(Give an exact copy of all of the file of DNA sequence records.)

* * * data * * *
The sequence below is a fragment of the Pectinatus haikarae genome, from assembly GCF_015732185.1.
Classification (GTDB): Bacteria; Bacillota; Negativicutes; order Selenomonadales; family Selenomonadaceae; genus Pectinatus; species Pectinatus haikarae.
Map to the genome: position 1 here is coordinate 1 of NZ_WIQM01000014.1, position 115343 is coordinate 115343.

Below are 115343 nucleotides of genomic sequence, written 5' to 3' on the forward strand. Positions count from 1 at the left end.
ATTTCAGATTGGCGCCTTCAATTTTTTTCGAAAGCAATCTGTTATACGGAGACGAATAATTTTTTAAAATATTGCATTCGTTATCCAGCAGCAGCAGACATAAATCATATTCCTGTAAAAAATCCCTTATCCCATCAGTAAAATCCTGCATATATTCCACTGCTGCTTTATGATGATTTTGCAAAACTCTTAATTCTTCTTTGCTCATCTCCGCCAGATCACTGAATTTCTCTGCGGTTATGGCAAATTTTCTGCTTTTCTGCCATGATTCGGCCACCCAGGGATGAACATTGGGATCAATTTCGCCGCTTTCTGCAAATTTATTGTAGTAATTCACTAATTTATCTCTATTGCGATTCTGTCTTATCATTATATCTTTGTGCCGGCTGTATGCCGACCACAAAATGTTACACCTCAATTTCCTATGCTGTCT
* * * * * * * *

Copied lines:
The sequence below is a fragment of the Pectinatus haikarae genome, from assembly GCF_015732185.1.
Classification (GTDB): Bacteria; Bacillota; Negativicutes; order Selenomonadales; family Selenomonadaceae; genus Pectinatus; species Pectinatus haikarae.
Map to the genome: position 1 here is coordinate 1 of NZ_WIQM01000014.1, position 115343 is coordinate 115343.

Below are 115343 nucleotides of genomic sequence, written 5' to 3' on the forward strand. Positions count from 1 at the left end.
ATTTCAGATTGGCGCCTTCAATTTTTTTCGAAAGCAATCTGTTATACGGAGACGAATAATTTTTTAAAATATTGCATTCGTTATCCAGCAGCAGCAGACATAAATCATATTCCTGTAAAAAATCCCTTATCCCATCAGTAAAATCCTGCATATATTCCACTGCTGCTTTATGATGATTTTGCAAAACTCTTAATTCTTCTTTGCTCATCTCCGCCAGATCACTGAATTTCTCTGCGGTTATGGCAAATTTTCTGCTTTTCTGCCATGATTCGGCCACCCAGGGATGAACATTGGGATCAATTTCGCCGCTTTCTGCAAATTTATTGTAGTAATTCACTAATTTATCTCTATTGCGATTCTGTCTTATCATTATATCTTTGTGCCGGCTGTATGCCGACCACAAAATGTTACACCTCAATTTCCTATGCTGTCT